The lines are vastly diminished, and worry about supply appears to have eased. That seemed to be the case just as County Executive Steve Bellone, echoing the actions of officials in Nassau County and New York City, imposed odd/even day gasoline rationing last Friday.
By Monday morning, the lines at stations beset with delivery and power problems were all but gone . . . and Legislator Steve Stern wants to make sure such a crisis never happens again.
On the heels of a similar proposal debuted in Nassau County, the Suffolk County legislator (D-Huntington) is sponsoring legislation to require gas stations be equipped with transfer switches that would enable them to continue pumping gas in the event of a long term power outage.
"The continuing aftermath of "Super-Storm Sandy" has clearly demonstrated the vulnerability of Long Island's fuel distribution system and left tens of thousands of residents waiting in long lines for hours to purchase gasoline needed to get to work and power home generators. While other factors have contributed to these shortages, many gas stations were unable to pump their existing fuel supplies, exacerbating an already difficult situation," a release from his office states.
"Our local service stations are some of the most important businesses in our communities. However, particularly during the most challenging times, they have an important public role to play," Legislator Stern said. "This is a reasonable, yet critically important initiative to help ensure that we are better prepared for emergencies in the future and are better able to rely on our local resources, especially during the first several days after a disaster."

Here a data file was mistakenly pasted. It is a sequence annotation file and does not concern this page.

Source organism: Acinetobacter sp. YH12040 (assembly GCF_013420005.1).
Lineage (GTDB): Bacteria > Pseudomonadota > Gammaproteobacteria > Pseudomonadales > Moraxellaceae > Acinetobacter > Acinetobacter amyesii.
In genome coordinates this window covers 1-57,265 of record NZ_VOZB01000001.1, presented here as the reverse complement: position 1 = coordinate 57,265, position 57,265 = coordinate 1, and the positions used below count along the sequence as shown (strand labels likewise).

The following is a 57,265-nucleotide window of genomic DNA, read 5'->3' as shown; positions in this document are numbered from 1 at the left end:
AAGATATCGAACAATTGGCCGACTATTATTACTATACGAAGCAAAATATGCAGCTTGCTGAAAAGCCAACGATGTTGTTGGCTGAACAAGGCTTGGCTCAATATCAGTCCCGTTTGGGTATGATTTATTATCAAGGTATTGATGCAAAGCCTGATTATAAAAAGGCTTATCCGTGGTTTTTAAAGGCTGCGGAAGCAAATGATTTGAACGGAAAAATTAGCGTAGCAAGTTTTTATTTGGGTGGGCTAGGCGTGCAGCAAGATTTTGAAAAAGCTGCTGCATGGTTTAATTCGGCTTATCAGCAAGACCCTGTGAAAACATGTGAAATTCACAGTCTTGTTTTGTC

To help defray to cost of complying with the new regulation, Stern plans to work with the Suffolk County Industrial Development Agency to pursue a special tax exemption for stations implementing the measure.
Stern planned to introduce the initiative at this week's meeting of the legislature.
The rationing plan imposed by Bellone permits motorists to gas up on alternate days by matching the last number of their license plates to the date. Drivers with plates that end in an odd number may get gas on an odd-numbered day; those with an even number gas up on an even-numbered day. Vanity plates are considered "odd."
As of this writing, the temporary program was still in place.